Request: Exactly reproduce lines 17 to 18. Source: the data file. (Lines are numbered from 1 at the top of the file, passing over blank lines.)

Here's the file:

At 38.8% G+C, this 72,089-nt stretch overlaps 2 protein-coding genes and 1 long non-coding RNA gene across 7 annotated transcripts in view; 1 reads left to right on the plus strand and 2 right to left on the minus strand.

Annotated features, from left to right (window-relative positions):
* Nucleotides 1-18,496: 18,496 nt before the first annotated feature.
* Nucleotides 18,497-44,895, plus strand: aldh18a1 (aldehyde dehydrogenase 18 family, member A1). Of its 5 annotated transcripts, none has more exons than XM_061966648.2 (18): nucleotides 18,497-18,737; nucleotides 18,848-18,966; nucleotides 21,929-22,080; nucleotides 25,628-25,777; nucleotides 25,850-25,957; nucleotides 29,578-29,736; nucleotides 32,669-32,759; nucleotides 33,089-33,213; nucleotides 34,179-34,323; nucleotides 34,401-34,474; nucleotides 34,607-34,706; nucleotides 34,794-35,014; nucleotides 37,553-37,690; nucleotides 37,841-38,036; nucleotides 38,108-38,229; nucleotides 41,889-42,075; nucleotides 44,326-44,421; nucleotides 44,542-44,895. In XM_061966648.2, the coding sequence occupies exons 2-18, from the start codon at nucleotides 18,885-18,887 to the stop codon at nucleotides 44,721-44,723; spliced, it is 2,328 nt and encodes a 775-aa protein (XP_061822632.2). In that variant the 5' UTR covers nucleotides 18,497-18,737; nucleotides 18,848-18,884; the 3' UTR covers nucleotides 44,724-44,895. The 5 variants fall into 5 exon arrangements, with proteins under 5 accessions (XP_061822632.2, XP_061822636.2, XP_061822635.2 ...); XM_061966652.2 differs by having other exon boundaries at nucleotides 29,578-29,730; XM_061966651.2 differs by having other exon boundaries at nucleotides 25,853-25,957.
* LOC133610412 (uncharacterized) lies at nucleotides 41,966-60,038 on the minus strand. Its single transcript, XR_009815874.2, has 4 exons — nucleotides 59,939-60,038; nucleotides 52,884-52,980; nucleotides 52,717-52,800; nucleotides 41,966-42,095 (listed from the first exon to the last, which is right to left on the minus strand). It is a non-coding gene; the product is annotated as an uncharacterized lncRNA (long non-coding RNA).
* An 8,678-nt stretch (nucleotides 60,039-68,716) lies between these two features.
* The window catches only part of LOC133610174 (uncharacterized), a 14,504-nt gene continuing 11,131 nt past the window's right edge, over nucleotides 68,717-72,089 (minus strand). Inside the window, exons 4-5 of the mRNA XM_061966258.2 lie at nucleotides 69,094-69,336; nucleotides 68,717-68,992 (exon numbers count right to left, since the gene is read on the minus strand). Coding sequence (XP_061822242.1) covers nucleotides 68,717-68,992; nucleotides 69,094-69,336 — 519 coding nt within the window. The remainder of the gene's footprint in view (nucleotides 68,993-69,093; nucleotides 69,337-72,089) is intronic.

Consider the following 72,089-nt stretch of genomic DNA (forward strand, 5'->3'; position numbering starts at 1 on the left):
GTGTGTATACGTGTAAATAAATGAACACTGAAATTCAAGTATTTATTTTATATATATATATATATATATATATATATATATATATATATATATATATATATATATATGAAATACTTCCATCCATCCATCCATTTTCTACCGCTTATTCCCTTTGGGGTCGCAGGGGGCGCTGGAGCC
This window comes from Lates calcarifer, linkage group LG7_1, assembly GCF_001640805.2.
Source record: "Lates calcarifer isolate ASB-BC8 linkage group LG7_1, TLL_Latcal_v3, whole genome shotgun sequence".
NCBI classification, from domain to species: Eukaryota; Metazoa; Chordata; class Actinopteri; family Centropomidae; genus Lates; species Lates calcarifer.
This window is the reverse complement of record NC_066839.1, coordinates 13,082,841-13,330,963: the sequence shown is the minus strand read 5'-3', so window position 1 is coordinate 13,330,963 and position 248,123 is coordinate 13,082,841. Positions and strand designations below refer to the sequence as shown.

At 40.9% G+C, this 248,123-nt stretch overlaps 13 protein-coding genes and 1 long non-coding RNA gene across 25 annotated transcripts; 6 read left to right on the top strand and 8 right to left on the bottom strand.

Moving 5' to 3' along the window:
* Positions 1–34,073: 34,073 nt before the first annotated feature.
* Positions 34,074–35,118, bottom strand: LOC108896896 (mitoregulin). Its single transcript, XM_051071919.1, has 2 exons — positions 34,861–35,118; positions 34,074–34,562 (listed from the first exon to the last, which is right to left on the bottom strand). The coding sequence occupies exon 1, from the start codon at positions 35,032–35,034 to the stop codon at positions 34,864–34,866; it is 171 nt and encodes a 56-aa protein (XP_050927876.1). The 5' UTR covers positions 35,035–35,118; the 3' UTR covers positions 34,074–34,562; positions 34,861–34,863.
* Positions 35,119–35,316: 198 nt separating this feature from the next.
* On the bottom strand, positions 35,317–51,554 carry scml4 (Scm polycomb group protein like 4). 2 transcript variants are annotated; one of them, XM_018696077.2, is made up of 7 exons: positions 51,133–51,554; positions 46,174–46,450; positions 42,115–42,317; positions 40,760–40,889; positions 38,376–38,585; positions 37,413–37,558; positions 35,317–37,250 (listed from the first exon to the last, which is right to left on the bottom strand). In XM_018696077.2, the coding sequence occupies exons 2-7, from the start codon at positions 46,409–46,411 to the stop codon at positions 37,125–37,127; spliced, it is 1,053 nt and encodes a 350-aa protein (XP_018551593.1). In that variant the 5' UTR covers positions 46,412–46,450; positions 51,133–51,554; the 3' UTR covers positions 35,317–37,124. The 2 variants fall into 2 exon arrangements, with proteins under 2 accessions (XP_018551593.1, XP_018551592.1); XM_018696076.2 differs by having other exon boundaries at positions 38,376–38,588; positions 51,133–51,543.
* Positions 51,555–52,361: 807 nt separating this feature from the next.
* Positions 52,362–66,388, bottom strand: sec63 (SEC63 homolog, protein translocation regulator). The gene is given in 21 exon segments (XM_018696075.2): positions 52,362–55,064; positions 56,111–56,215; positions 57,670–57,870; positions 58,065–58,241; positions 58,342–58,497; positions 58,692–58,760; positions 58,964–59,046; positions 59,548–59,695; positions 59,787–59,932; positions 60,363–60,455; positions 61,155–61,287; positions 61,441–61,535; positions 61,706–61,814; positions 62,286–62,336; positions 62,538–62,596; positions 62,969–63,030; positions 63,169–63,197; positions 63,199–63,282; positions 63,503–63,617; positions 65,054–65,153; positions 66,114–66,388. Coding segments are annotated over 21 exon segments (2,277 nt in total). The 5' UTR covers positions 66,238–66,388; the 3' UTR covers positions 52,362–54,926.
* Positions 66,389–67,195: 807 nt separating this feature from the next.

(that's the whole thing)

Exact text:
* Positions 34,074–35,118, bottom strand: LOC108896896 (mitoregulin). Its single transcript, XM_051071919.1, has 2 exons — positions 34,861–35,118; positions 34,074–34,562 (listed from the first exon to the last, which is right to left on the bottom strand). The coding sequence occupies exon 1, from the start codon at positions 35,032–35,034 to the stop codon at positions 34,864–34,866; it is 171 nt and encodes a 56-aa protein (XP_050927876.1). The 5' UTR covers positions 35,035–35,118; the 3' UTR covers positions 34,074–34,562; positions 34,861–34,863.
* Positions 35,119–35,316: 198 nt separating this feature from the next.